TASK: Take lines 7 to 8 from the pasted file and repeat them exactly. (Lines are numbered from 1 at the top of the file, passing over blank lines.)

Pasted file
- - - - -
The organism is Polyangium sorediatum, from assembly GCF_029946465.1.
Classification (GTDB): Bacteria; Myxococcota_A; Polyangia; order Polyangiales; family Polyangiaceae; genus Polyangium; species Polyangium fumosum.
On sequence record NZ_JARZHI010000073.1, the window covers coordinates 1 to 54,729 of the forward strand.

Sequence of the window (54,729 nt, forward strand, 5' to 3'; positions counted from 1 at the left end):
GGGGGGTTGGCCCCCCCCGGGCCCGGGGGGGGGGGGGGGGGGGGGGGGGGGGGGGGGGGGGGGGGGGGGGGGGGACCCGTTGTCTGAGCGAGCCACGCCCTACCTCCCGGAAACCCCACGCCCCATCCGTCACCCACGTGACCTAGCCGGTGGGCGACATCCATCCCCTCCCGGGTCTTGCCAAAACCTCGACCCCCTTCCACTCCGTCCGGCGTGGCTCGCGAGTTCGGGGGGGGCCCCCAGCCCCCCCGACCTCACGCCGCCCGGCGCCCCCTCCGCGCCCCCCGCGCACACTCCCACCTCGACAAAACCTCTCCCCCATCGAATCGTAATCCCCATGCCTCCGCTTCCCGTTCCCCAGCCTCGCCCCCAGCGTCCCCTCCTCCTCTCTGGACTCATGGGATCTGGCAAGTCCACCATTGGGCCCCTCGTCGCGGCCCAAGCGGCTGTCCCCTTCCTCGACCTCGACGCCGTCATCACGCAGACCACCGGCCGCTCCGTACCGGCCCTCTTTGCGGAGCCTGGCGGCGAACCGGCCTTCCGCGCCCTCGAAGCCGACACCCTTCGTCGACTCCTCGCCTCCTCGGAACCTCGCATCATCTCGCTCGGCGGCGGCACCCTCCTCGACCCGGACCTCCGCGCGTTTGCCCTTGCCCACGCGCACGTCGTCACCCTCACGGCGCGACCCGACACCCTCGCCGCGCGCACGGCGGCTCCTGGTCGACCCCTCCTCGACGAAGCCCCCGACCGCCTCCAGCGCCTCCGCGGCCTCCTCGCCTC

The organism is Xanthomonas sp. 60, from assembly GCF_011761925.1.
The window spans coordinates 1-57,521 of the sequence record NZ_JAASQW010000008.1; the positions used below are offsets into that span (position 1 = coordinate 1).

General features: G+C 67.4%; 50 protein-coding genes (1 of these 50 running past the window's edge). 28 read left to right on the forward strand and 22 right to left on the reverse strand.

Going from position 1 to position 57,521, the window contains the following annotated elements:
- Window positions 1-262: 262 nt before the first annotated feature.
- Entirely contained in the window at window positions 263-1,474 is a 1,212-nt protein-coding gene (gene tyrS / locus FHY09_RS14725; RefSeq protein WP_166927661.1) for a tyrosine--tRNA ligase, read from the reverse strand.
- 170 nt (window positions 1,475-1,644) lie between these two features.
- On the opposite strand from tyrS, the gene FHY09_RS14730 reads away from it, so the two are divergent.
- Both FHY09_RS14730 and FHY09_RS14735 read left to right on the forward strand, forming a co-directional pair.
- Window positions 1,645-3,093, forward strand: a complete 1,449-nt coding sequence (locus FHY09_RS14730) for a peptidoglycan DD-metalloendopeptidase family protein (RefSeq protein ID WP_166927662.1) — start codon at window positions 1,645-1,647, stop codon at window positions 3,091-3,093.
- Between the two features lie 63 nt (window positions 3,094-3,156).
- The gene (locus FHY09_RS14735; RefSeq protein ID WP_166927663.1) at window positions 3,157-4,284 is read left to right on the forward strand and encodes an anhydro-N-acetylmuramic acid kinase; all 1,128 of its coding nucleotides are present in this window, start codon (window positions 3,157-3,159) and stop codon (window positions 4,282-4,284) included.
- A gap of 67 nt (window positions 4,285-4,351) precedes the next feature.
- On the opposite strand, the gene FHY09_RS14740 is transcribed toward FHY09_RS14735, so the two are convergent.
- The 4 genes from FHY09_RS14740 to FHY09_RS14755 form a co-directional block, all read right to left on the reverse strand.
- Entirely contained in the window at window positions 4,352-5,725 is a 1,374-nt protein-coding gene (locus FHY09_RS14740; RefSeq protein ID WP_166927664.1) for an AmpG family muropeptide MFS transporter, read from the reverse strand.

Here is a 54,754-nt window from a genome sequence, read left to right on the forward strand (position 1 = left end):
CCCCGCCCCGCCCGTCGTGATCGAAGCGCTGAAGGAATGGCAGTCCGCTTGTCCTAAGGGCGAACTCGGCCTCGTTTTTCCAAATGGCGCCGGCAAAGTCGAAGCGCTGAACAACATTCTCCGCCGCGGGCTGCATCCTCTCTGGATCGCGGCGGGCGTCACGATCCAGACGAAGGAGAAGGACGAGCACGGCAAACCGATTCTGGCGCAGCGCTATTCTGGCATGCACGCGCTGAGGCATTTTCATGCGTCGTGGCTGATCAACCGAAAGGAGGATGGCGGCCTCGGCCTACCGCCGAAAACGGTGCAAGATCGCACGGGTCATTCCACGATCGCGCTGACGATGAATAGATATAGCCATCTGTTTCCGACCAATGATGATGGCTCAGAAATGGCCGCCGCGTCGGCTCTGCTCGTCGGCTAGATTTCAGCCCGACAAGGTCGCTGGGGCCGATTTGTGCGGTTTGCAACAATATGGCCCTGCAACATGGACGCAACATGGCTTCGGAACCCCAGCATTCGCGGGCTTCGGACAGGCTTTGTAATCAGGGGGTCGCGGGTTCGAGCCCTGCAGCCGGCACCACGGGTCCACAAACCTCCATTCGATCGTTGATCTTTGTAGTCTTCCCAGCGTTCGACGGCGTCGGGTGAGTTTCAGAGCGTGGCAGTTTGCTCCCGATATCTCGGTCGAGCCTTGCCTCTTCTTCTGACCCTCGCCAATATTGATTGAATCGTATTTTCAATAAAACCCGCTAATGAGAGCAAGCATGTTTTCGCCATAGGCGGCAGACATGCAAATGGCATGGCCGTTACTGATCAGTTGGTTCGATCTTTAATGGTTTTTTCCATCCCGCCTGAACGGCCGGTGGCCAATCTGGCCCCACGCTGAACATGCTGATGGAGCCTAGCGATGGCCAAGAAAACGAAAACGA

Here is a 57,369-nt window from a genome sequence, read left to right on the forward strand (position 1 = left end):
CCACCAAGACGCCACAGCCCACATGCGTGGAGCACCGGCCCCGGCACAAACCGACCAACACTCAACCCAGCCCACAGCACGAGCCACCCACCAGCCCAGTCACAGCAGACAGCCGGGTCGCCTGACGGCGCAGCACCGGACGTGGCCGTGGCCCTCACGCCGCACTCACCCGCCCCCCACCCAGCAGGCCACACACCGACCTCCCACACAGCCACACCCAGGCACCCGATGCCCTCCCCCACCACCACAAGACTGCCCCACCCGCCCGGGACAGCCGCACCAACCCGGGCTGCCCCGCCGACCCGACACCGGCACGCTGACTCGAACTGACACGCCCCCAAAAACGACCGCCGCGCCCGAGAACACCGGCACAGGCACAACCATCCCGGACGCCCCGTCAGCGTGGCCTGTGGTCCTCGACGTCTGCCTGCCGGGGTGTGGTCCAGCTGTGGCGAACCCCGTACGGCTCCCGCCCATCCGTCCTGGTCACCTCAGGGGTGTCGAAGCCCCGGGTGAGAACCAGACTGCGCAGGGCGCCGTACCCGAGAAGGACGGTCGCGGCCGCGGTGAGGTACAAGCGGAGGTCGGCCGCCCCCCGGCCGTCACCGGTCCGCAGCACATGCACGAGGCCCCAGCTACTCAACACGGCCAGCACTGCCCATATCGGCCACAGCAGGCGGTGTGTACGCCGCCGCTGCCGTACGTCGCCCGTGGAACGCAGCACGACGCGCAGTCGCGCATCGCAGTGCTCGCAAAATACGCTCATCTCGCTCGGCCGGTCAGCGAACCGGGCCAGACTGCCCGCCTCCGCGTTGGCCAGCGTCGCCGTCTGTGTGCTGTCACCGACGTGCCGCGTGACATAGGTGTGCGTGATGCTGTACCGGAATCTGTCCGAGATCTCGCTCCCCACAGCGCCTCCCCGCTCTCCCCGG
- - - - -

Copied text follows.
The window spans coordinates 1-57,521 of the sequence record NZ_JAASQW010000008.1; the positions used below are offsets into that span (position 1 = coordinate 1).

General features: G+C 67.4%; 50 protein-coding genes (1 of these 50 running past the window's edge). 28 read left to right on the forward strand and 22 right to left on the reverse strand.